Judicious therapeutic use of antimicrobials

Position statement

Antimicrobial stewardship refers to the actions veterinarians take individually and as a profession to preserve the effectiveness and availability of antimicrobial drugs through conscientious oversight and responsible medical decisionmaking while safeguarding animal, public, and environmental health. Management and prevention strategies should be employed to minimize the need for antimicrobial drugs. Judicious therapeutic use of antimicrobials is a core principle of the broader goal of antimicrobial stewardship. In accordance with the FDA, therapeutic uses are associated with the prevention, control, and treatment of specific diseases that are necessary for assuring the health of animals.

Judicious use principles

  • Maintain veterinary oversight by establishing a veterinarian-client-patient relationship (VCPR), the basis for interaction among veterinarians, their clients, and their patients, regardless of the distribution system through which the antimicrobial was obtained.
  • Identify barriers to appropriate antimicrobial prescribing and usage.
  • Use an evidence-based approach for making a diagnosis and determining whether an antimicrobial drug is indicated.
    • Investigate the problem to understand the population or individual level risk factors.
    • Perform diagnostic testing to confirm the likelihood that an infectious pathogen is present and causing or likely to cause disease.
    • Avoid antimicrobial therapy for uncomplicated viral infections, self-limiting bacterial infections, and non-bacterial inflammatory conditions.
  • Make an informed selection of an appropriate antimicrobial drug and regimen.
    • Determine whether the purpose of therapy is for prevention, control, or treatment.
    • Target antimicrobial therapy to ill or at-risk animals when possible and discern if individual treatment of ill or at-risk animals is sufficient to improve the overall group morbidity, mortality, and herd wellbeing; or if herd or group therapy is needed to control clinical outcome properly.
    • Perform culture and antimicrobial susceptibility testing when indicated and feasible, to guide the selection of antimicrobials.
    • Use current pharmacological science, principles, regulatory guidance and contextual understanding of resistance in the animal population of concern.
    • Determine duration of therapy by evaluating scientific and clinical evidence, where available, to obtain the desired health outcome while minimizing selection for antimicrobial resistance, as allowed by law.
    • Follow scientifically based withdrawal periods to prevent violative residues in foods of animal origin.
  • Refer to relevant veterinary medical guidelines for judicious therapeutic use.
  • Assess outcomes of antimicrobial use.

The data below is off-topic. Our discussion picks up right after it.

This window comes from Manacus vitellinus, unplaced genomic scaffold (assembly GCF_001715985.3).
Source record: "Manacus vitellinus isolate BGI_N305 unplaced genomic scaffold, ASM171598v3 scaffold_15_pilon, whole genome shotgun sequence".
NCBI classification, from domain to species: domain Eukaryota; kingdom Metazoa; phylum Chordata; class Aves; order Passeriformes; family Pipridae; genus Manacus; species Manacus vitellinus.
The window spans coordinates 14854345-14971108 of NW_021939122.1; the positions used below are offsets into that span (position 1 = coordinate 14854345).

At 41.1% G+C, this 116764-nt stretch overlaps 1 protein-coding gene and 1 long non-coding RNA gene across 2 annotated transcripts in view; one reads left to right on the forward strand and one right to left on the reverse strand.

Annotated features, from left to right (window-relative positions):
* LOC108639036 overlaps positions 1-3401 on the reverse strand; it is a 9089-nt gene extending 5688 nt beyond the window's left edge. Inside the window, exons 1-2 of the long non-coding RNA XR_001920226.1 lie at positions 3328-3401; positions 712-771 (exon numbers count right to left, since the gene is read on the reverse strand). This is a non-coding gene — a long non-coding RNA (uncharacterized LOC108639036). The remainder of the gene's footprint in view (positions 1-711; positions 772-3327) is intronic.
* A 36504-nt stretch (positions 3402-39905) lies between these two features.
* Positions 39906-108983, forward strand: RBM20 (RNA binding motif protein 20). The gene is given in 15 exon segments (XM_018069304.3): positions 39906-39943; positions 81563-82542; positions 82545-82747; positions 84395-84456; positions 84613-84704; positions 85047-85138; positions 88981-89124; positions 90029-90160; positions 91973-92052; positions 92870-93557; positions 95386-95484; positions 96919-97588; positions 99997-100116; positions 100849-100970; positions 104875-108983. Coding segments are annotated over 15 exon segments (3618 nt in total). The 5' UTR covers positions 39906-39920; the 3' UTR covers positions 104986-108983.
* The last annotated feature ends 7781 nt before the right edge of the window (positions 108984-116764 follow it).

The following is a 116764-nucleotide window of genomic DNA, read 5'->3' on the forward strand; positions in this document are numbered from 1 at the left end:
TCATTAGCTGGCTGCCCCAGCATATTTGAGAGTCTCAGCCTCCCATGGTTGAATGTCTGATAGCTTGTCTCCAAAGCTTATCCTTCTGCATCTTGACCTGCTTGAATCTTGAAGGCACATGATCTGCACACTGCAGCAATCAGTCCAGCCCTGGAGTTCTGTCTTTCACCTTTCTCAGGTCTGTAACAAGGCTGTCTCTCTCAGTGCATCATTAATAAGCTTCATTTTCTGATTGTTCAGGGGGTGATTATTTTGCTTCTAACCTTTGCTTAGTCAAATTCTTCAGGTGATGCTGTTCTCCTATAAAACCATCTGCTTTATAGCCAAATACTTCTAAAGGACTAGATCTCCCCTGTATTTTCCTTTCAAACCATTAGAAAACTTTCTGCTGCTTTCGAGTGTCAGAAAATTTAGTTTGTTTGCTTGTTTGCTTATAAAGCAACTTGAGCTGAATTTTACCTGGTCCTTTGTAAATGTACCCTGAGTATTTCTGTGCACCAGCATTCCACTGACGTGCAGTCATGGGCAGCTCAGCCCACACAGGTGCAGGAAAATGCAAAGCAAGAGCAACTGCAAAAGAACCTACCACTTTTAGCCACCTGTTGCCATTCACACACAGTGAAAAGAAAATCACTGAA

• Maintain accurate records of therapy and outcome.
  • Ensure proper handling of antimicrobials.
    • Avoid environmental contamination with antimicrobials whenever possible including proper disposal according to guidelines and local, state, or federal law.
    • Adhere to and promote proper storage and handling according to the label.


*These terms are defined and utilized in this text as applied to the principles of Judicious Use outlined within this document.

Antibiotic—a chemical substance produced by a microorganism which has the capacity, in dilute solutions, to inhibit the growth of or to kill other microorganisms. Often used interchangeably with “antimicrobial agent.”

Antimicrobial—an agent that kills microorganisms or suppresses their multiplication or growth. Often used interchangeably with “antibiotic.”

Antimicrobial resistance—a property of microorganisms that confers the ability to inactivate or elude antimicrobials or a mechanism that blocks the inhibitory or killing effects of antimicrobials.

Therapy/Therapeutic—prevention, control and treatment of disease.

Antimicrobial prevention of disease (synonym: prophylaxis)

  1. Prevention is the administration of an antimicrobial to an individual animal to mitigate the risk for acquiring disease or infection that is anticipated based on history, clinical judgment, or epidemiological knowledge.
  2. On a population basis, prevention is the administration of an antimicrobial to a group of animals, none of which have evidence of disease or infection, when transmission of existing undiagnosed infections, or the introduction of pathogens, is anticipated based on history, clinical judgment or epidemiological knowledge.

Antimicrobial control of disease (synonym: metaphylaxis)

  1. Control is the administration of an antimicrobial to an individual animal with a subclinical infection to reduce the risk of the infection becoming clinically apparent, spreading to other tissues or organs, or being transmitted to other individuals.
  2. On a population basis, control is the use of antimicrobials to reduce the incidence of infectious disease in a group of animals that already has some individuals with evidence of infectious disease or evidence of infection.

Antimicrobial treatment of disease

  1. Treatment is the administration of an antimicrobial as a remedy for an individual animal with evidence of infectious disease.
  2. On a population basis, treatment is the administration of an antimicrobial to those animals within the group with evidence of infectious disease.

Related policy

AVMA-endorsed policy

Related resource

Antimicrobial use and antimicrobial resistance